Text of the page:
It is important to provide research participants with assurances about how their data will be used and their options for their name and other personal details being held securely within the project and not being made public. There are differences between anonymisation and pseudonymisation. This page provides further details about this.
When data is collected and held anonymously, there are no identifiers that can link the information collected to the participant; not even the researcher could identify a specific participant.
This can be because you are not asking your participants to give you any information that can identify them – for example, you may not ask for names or contact details (direct identifiers). However, be aware that the collection of too many demographic variables (or indirect identifiers) could limit the anonymity of participants when combined. For example, knowing that a survey respondent in a staff survey is female, has been at the University for less than 2 years, and is in a particular Department could identify them.
If you are collecting identifiable information, you may be able to anonymise this data by removing personal identifiers (both direct and indirect) after the data have been collected. It is ordinarily best practice to anonymise data if there is no reason to re-identify data subjects.
Where data have been truly anonymised and individuals are no longer identifiable, the data do not fall within the scope of GDPR. The Information Commissioner's Office (ICO) suggest using the ‘motivated intruder’ test to consider whether data have been fully anonymised.
In an anonymous study, the researcher needs to indicate how the participants will be kept anonymous. Be certain to include in your information sheet that no participants will be identified, and explain the implications for the participants’ ability to withdraw their data. Because individual contributions cannot be identified, withdrawal of data is not possible.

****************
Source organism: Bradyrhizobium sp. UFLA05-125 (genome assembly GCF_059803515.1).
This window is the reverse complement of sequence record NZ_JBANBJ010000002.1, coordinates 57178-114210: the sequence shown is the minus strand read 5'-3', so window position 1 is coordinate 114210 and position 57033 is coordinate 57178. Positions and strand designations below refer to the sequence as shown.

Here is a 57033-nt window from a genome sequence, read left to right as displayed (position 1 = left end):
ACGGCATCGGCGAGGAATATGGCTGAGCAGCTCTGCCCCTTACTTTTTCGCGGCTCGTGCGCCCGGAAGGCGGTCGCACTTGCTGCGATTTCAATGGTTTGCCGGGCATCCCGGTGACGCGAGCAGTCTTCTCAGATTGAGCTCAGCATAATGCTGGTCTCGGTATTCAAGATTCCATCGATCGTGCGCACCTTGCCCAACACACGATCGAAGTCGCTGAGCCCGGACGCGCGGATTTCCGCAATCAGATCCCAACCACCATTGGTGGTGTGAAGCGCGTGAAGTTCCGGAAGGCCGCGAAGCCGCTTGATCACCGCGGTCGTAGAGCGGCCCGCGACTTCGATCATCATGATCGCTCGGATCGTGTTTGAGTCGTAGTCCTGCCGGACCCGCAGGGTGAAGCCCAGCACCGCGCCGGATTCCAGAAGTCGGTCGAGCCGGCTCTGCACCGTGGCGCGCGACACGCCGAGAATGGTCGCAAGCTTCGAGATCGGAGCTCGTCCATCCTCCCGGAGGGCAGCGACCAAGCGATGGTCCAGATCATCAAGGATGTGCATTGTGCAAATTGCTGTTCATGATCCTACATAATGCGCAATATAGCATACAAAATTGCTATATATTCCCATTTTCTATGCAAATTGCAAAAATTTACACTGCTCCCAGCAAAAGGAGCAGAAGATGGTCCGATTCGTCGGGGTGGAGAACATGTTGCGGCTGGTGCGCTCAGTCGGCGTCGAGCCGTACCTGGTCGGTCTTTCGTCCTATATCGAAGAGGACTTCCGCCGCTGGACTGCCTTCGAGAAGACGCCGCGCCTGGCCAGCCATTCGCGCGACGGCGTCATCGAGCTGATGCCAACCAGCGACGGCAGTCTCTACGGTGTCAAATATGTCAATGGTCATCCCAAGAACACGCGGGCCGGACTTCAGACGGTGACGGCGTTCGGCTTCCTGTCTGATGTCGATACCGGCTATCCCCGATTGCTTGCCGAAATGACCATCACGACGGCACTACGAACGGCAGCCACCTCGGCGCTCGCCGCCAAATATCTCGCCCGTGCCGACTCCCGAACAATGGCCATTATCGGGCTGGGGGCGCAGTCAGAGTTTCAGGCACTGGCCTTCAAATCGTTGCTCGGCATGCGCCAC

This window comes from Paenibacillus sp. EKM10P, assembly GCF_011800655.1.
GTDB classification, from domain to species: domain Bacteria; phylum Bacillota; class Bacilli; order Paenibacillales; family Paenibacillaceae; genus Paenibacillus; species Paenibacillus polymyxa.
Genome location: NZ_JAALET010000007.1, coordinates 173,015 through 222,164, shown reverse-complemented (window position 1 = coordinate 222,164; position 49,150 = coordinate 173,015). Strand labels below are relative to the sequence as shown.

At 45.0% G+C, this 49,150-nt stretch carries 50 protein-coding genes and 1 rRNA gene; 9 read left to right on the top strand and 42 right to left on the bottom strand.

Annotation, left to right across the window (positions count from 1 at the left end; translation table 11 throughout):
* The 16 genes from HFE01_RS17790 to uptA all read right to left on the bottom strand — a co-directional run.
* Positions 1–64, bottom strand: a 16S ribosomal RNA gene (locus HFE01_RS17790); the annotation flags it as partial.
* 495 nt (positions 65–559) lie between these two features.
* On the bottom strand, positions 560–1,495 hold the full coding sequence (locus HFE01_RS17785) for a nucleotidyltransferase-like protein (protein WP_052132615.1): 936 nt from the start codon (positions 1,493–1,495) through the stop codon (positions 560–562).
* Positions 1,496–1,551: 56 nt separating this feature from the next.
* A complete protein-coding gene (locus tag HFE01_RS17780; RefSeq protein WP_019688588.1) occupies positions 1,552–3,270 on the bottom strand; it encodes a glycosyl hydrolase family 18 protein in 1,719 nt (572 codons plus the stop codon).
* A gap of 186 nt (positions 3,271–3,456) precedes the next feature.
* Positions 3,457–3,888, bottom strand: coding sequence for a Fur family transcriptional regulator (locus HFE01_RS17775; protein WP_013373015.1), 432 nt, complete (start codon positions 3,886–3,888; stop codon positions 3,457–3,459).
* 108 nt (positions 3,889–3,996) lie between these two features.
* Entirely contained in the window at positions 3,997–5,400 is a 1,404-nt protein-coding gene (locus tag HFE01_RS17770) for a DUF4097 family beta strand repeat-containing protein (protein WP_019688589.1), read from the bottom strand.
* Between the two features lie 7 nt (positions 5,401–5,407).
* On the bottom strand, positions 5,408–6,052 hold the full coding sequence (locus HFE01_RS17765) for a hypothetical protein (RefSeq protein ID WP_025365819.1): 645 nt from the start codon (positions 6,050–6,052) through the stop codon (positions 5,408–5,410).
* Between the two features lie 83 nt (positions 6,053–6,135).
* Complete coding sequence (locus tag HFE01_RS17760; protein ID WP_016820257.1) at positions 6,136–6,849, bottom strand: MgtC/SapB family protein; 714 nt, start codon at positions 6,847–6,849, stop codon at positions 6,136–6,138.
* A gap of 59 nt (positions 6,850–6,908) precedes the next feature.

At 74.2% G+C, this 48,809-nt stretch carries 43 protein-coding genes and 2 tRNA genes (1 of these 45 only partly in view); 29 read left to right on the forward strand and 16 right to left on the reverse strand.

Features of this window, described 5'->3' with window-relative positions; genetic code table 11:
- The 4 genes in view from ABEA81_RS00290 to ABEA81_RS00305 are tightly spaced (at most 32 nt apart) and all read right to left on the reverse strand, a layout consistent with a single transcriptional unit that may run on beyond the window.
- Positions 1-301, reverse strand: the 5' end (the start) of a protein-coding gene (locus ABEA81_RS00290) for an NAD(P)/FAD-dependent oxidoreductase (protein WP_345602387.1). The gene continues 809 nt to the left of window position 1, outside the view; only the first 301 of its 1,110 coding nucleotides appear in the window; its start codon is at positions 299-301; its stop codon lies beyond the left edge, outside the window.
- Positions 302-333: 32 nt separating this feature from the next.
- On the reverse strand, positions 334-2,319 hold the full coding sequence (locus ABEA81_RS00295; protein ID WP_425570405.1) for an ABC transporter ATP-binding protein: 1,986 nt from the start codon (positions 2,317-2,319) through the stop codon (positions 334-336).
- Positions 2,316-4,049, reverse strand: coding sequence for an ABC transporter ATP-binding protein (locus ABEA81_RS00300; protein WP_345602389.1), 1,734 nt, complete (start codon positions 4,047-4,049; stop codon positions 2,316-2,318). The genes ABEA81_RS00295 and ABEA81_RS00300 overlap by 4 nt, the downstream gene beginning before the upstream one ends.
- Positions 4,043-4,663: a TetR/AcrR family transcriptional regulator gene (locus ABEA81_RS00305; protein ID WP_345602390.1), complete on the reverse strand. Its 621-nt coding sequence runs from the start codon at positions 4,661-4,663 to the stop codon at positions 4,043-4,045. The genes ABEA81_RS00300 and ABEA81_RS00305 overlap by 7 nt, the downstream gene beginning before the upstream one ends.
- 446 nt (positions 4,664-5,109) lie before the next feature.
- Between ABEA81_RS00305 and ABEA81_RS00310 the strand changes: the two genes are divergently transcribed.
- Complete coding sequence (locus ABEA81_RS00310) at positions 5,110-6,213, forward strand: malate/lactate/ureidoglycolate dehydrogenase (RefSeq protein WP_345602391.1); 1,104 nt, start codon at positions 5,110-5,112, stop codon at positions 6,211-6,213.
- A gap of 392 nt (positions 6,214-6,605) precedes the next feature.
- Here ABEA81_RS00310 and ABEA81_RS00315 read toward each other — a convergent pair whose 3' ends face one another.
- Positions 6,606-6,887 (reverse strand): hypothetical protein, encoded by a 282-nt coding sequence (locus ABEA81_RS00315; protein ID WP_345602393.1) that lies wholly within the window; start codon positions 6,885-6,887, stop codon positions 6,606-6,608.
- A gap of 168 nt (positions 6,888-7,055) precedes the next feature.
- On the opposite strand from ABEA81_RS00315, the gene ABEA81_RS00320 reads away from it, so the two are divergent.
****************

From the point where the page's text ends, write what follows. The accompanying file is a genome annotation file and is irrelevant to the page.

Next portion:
Pseudonymisation is where any identifying characteristics of the data are removed, replaced or transformed, and kept separate from the data itself. For example, replacing identifiable information with pseudonyms may include using numbers, codes or fictitious names, and producing and maintaining a key to allow reidentification. The key should be stored securely and separately to the treated dataset.
Data that has been pseudonymised is still considered to be personal data and falls within the scope of data protection legislation. It is important to remember the difference between pseudonymisation and anonymisation. Pseudonymisation is a way of reducing risk and ensuring appropriate data security, but it does not transform personal data to the extent that the relevant legislation no longer applies. In many cases, pseudonymisation still enables re-identification via indirect methods.
You can find more information and guidance on anonymisation of personal data:
For more information about pseudonymisation: